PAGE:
Neo-Revisionism is Alive and Well

This morning I picked up a copy of Andrew Delbanco’s provocative little book The Abolitionist Imagination, just out from Harvard University Press.  Delbanco opens the book with a probing essay that rethinks the abolitionists as an “adamant minority” of idealists who essentially rent the nation in the process of demanding slavery’s abolition.  There is much to digest (and much to disagree with) in Delbanco’s literary analytical essay, but near the conclusion, he writes:

Despite its vindicated righteousness, abolitionism still compels us to ask what is, alas, a perennial question: how much blood for how much good?  In retrospect, it is an easy question.  Most Americans today will not hesitate to say that the price of the Civil War, more than 600,000 dead and countless more maimed and mutilated, was well worth paying for the incipient freedom of four million.  But, a century and a half after the bloodbath, this kind of easy assent is also an easy form of self-commendation.  History is lived by people ignorant of the future, and surely it is a hubris of our own to dismiss all who, living in the darkness of the 1850s, made a different calculation.

Delbanco seems to have his finger on the pulse of contemporary scholarship in this respect.  It seems to me that in the politically polarized wake of 9-11, Iraq, and Afghanistan, we are now fully in the throes of a neo-revisionist turn in Civil War historiography.  Practioners of this “new” scholarship no longer share the racist presumptions of “needless war” scholars like J.G. Randall and Avery Craven; nonetheless, many recent works share revisionism’s fascination with the deadly and destructive character of the war.  The past decade has been devoted to making the “brother’s war” into a fratricidal one again.  Think of Drew Faust’s This Republic of Suffering; Daniel Sutherland’s A Savage Conflict; Fanny Nudelman’s John Brown’s Body; Harry Stout’s moral history of the Civil War; Jeff McClurken’s Take Care of the Living; and Jim Marten’s Sing Not War.  And, of course, who can forget J. David Hacker’s recent Civil War History article, revising upward the long-accepted casualty count of 620,000?  Scholars of my generation no longer find convincing the centennial generation’s reverence for the Civil War.  Delbanco certainly makes this point when discussing the neo-abolitionist school of reform historiography in his essay.  Thomas Brown’s recent anthology, Remixing The Civil War, meditates on this very question of the Civil War’s meaning for a post-modern, post-Civil Rights era.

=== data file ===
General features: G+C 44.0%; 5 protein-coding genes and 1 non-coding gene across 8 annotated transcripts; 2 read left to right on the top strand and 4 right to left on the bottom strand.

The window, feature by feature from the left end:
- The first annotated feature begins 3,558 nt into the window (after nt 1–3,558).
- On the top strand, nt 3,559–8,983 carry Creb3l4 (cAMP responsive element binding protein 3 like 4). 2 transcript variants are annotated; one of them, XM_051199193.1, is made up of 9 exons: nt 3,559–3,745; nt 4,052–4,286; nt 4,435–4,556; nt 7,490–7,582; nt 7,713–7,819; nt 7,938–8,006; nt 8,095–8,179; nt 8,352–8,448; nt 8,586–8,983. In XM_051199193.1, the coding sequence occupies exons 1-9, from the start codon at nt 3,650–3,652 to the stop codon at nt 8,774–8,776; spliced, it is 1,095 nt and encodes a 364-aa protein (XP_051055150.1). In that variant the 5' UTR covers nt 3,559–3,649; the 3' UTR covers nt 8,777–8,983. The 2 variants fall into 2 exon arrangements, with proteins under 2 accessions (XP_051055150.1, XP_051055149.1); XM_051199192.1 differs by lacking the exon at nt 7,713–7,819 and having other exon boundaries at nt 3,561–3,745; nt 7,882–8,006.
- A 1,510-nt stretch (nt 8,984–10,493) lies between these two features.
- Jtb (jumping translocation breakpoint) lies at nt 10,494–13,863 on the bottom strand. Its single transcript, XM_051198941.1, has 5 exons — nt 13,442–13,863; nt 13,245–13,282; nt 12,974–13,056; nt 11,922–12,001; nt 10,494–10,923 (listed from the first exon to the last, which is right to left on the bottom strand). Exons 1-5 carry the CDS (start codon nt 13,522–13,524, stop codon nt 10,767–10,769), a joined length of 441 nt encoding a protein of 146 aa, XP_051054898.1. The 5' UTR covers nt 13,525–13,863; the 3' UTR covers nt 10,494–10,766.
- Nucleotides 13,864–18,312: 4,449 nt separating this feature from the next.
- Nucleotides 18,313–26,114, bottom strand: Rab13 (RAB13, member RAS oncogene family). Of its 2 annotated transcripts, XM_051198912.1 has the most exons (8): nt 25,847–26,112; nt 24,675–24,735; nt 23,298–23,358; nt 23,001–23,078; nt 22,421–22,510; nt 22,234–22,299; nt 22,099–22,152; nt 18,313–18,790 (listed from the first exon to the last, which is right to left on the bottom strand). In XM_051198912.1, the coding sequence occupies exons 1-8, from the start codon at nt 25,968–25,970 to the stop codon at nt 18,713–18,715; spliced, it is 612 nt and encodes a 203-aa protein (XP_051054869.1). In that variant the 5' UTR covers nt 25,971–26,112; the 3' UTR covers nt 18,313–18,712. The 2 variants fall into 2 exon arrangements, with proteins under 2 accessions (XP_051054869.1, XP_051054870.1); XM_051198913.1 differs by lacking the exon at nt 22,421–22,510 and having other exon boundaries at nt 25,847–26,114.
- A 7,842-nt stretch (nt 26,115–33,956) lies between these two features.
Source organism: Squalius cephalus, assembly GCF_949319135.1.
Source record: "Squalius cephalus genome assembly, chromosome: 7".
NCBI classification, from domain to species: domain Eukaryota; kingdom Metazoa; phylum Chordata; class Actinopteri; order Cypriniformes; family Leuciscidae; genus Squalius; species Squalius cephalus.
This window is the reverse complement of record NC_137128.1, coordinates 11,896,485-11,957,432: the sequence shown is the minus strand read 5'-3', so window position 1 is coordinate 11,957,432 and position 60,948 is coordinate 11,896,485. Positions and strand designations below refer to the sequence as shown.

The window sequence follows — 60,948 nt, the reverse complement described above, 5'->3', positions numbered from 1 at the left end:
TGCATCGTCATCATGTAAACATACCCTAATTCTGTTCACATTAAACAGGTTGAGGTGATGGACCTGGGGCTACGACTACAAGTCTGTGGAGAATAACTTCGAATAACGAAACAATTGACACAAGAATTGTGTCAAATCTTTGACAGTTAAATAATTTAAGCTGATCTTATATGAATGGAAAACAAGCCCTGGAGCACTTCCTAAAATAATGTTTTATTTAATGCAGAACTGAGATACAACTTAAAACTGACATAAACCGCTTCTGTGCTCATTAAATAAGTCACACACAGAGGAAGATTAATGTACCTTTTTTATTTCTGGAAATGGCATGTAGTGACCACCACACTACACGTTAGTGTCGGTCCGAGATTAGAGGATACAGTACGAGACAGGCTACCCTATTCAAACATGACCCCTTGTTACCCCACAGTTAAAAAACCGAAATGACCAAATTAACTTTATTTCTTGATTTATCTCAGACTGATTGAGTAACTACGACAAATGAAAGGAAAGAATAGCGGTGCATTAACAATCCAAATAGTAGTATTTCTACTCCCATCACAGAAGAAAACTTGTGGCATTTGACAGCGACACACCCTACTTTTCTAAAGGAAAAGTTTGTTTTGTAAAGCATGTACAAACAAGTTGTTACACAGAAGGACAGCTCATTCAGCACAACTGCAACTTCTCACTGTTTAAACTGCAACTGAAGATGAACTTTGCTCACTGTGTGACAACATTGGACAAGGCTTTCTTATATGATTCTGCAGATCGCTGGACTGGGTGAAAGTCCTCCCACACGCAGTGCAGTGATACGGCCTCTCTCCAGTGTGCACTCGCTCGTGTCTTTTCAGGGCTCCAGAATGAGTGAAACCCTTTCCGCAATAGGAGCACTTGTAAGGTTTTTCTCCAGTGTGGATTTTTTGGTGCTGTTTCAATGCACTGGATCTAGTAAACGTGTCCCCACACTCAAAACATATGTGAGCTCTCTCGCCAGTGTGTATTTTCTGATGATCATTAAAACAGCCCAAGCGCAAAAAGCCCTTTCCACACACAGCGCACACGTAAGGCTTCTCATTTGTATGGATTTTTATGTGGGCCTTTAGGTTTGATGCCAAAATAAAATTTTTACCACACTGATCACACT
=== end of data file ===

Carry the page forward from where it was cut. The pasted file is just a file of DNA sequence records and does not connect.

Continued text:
What does this neo-revisionist turn signal for the future of the Civil War metanarrative?  Is neo-revisionism here to stay? Tom Brown seems to think that the Civil War will become increasingly irrelevant in the twenty-first century, a thesis I am not yet willing to embrace.  These are questions that I will be reflecting on in future posts.  In the meantime, go out and re-read “The Blundering Generation.”

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